Even if you haven’t seen an M. Night Shyamalan movie, you know what an M. Night Shyamalan twist is. It’s a small piece of the plot which suddenly makes us question everything, including our own lives. 18 years later, we’re still salivating over The Sixth Sense’s ending. Fast forward to today, Shyamalan has continued to shower us with his stories- even if we haven’t asked for it.
First of all, let me be upfront: I like Shyamalan’s work. I’ve been defending him since The Village (except for The Last Airbender) and will continue to support his work down the road. I even have a copy of Lady in the Water somewhere (though don’t tell anyone). However, watching him over the past few years has been interesting. Ever since Lady in the Water, Shyamalan has been considered a joke. His plots are underdeveloped, and his signature twists are seen as far-fetched. However, that doesn’t stop him from getting continuous work in both film and television. As laid out by Business Insider, he hasn’t had a big hit since 2002’s Signs and continuously racked up horrible reviews film after film.
When trailers for his newest film, Split, got released, the audience already considered it another dud. Shyamalan is releasing a movie in the middle of January?? Might as well change the title to Shit, am I right? However, when positive reviews were starting to come out, fans rejoiced saying that this was his “comeback.” While that’s all fine and dandy, why did Shyamalan get so many chances in the first place?
It’s no secret that sexism is rampant in Hollywood and that it puts an ungodly amount of pressure on female directors. Men can have a flop and just chalk it up to bad writing; women have to be perfect the first time to get another shot. And even if they are successful, they have to try much harder to stay in the industry. In Caroline Suh’s docu-series, “The 4%: Film’s Gender Problem,” cinematographer Ellen Kuras says:
“I’ve seen guys — where they haven’t done anything — or they’ve had two flops, and then they go back and get $50 million to make their next movie. So I myself have questioned, ‘What is that about?’”
Boys Don’t Cry’s director Kimberly Peirce is a shining example. Her controversial film won Hilary Swank an Oscar, and she still hasn’t gotten much work. Her last film was the 2013 remake of Carrie, which opened to mixed reviews. Since then, she’s only directed a few television episodes here and there. She’s had to fight just as hard to stay in the industry, but that one flop currently has her waiting for bail in movie jail. In “The 4%: Film’s Gender Problem,” Peirce says:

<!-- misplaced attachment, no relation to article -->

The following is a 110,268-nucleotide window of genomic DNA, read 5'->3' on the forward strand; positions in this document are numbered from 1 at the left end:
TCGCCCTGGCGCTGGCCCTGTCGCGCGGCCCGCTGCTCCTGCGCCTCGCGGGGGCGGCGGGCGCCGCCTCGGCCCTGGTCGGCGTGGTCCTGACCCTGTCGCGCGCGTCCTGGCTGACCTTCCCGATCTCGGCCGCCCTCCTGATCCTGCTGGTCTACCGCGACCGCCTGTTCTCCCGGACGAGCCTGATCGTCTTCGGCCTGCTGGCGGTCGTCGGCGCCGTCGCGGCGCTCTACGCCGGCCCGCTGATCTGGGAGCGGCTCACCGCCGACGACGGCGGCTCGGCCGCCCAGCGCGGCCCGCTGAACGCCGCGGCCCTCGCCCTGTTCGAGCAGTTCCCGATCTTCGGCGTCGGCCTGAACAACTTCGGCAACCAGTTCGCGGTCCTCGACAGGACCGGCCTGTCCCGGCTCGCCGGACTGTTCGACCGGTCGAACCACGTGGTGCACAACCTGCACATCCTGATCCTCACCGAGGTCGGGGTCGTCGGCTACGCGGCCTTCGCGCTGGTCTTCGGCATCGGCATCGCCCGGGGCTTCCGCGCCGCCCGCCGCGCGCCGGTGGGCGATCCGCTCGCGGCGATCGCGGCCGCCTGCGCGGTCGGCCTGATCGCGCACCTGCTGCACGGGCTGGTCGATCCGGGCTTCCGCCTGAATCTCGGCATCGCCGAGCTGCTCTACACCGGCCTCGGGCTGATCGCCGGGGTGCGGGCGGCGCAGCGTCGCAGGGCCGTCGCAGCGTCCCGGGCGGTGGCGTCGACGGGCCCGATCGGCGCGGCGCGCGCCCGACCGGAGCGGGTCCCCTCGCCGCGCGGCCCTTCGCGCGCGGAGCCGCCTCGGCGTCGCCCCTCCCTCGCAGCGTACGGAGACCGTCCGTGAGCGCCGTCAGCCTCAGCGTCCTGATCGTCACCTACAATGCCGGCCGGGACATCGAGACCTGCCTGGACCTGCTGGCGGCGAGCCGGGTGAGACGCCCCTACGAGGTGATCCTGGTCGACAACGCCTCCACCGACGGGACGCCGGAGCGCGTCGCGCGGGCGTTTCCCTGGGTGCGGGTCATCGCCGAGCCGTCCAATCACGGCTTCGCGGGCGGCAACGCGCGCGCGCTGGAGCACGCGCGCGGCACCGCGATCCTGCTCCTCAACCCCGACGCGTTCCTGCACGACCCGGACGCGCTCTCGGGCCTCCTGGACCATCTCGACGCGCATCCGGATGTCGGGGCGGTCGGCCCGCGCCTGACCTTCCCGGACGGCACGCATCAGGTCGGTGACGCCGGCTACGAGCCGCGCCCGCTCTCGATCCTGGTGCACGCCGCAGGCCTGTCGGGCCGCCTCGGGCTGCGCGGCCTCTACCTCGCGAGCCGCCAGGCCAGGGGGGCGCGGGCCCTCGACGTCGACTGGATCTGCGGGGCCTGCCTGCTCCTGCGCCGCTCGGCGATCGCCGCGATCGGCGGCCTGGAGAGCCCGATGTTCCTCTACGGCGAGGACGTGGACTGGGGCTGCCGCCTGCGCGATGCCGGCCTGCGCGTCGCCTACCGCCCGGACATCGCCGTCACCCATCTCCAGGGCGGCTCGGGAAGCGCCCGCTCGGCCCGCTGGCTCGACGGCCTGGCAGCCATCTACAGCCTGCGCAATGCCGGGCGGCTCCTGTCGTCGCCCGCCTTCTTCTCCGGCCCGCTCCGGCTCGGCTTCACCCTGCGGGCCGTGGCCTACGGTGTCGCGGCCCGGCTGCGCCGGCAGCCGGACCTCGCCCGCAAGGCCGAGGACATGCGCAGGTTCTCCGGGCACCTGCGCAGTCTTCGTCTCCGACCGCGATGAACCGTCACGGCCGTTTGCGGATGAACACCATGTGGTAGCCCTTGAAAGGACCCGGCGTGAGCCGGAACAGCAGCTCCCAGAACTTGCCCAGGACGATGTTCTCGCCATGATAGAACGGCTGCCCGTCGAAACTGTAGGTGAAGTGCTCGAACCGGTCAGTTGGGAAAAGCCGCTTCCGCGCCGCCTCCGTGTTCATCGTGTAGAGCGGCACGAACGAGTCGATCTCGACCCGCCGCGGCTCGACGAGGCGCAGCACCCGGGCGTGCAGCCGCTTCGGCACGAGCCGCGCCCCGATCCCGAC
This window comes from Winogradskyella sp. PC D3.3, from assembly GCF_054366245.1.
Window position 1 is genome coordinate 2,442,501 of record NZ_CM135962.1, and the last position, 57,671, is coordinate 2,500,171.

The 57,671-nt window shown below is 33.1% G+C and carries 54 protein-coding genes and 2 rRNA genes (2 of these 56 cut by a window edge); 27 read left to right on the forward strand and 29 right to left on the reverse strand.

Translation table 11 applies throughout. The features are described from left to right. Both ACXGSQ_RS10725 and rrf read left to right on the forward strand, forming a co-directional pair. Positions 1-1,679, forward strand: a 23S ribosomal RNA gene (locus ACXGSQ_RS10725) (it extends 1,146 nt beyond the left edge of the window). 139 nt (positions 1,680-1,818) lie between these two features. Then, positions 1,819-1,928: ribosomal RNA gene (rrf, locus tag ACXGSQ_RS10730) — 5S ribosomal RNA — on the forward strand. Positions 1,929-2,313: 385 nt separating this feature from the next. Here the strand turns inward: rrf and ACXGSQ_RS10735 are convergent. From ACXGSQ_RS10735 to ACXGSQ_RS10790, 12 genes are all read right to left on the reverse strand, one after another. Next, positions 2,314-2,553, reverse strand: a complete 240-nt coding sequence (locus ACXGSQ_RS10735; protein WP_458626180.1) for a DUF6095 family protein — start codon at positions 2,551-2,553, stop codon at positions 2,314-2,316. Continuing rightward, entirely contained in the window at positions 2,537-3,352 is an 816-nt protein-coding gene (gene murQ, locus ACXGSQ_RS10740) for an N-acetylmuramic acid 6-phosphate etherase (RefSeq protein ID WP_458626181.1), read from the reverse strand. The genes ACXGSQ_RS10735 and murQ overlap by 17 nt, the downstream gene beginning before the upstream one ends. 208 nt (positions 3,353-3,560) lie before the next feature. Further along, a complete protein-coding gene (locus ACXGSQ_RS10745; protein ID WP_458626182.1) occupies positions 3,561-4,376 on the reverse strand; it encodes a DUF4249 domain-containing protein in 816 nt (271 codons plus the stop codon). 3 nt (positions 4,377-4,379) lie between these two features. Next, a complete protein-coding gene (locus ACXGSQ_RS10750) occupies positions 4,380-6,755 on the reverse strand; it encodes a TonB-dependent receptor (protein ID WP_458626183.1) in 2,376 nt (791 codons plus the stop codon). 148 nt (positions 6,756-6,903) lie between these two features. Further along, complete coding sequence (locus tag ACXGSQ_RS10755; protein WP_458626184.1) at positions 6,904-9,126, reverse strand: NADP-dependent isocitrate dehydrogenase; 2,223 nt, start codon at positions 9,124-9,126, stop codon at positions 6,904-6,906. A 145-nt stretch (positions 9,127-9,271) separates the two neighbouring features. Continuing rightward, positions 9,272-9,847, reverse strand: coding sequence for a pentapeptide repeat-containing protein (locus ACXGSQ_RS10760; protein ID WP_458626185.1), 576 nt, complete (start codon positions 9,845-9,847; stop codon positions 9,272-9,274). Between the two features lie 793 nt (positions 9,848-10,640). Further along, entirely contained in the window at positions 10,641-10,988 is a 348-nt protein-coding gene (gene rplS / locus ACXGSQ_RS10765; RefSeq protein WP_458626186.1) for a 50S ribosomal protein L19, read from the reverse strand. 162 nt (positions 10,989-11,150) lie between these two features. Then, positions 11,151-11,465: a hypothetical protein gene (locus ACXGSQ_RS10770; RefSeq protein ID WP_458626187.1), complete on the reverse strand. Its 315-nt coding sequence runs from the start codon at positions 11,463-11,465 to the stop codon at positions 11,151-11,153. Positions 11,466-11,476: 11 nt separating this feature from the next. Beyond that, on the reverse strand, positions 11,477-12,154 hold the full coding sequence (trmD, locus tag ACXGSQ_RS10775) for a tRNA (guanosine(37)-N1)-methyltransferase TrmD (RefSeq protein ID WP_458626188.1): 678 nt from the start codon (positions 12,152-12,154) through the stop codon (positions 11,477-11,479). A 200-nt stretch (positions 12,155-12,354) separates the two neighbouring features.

“If a woman makes a mistake, people remember it. If a man makes a mistake, more often than not, people forget it.”
Mimi Leder is another unfortunate victim. Her film, Pay it Forward, did not do well critically or financially and kept her from getting any of her future ideas on the table. She described it as a very painful experience and that it took her eight years to produce another feature film. On average, the gap between a male director’s films is 1-3 years while a woman’s gap is 3-7 years. That statistic puts Shyamalan right in the middle with approximately two years between every movie (and technically one between The Visit and Split if you count festival circulations). It shouldn’t have to take eight years for women to get another directing gig. Women also have bills to pay, but, more importantly in Hollywood perhaps, they also have stories to tell. Shyamalan may be one of the kings of genre films but so are Kathryn Bigelow and Karyn Kusama. What do these women have to do to be taken seriously?
If Shyamalan was a woman, would he have the same struggles? He’s a director of color, so he’s already managed to jump over a big obstacle, but, as a man, he still has an advantage. Despite him having many flops, folks still tend to cheer him on because they remember The Sixth Sense or Signs. But, when Kusama releases her first film after seven years (The Invitation), moviegoers just remember Jennifer’s Body (which isn’t that bad, come on). In Suh’s docu-series, Sundance’s executive director, Keri Putnam makes an excellent point about women’s failures in direction. She said:
“Women can fail once. If they fail, it’s the woman who fails.”
It’s because of these sentiments that male directors are nabbing blockbusters with close to no experience. Colin Trevorrow got Jurassic World because his go-getter attitude made the studio executives remind them of their younger days. It doesn’t matter that the film was basically a rehash because it managed to get him an even bigger honor—a Star Wars movie. Are there any female executives’ heartstrings that female directors can tug at?
Because of his horrible adaptation of The Last Airbender, it was thought (or hoped) that Shyamalan’s franchise attempts were over. But, If you have seen the end of Split, then you know that it’s far from over. Judging from how the film ended, we may have given Shyamalan permission to start his own franchise. If studios are so desperate to cash in on this exhausted fad, why not approach women for the job? Don’t give me that whole “women aren’t interested in directing blockbusters or action films” excuse. According to Bigelow’s track record, that’s entirely untrue. Women want them; they’re just not trusted to do it. That’s why Wonder Woman has to be good; if it’s bad, fans will blame not only the studio but Patty Jenkins as well.
I’m rooting for Shyamalan to succeed. We definitely need more directors of color working in Hollywood. But with his track record, it’s astonishing how many chances he gets. Shyamalan may be back to his roots, but at least let women sow their seeds.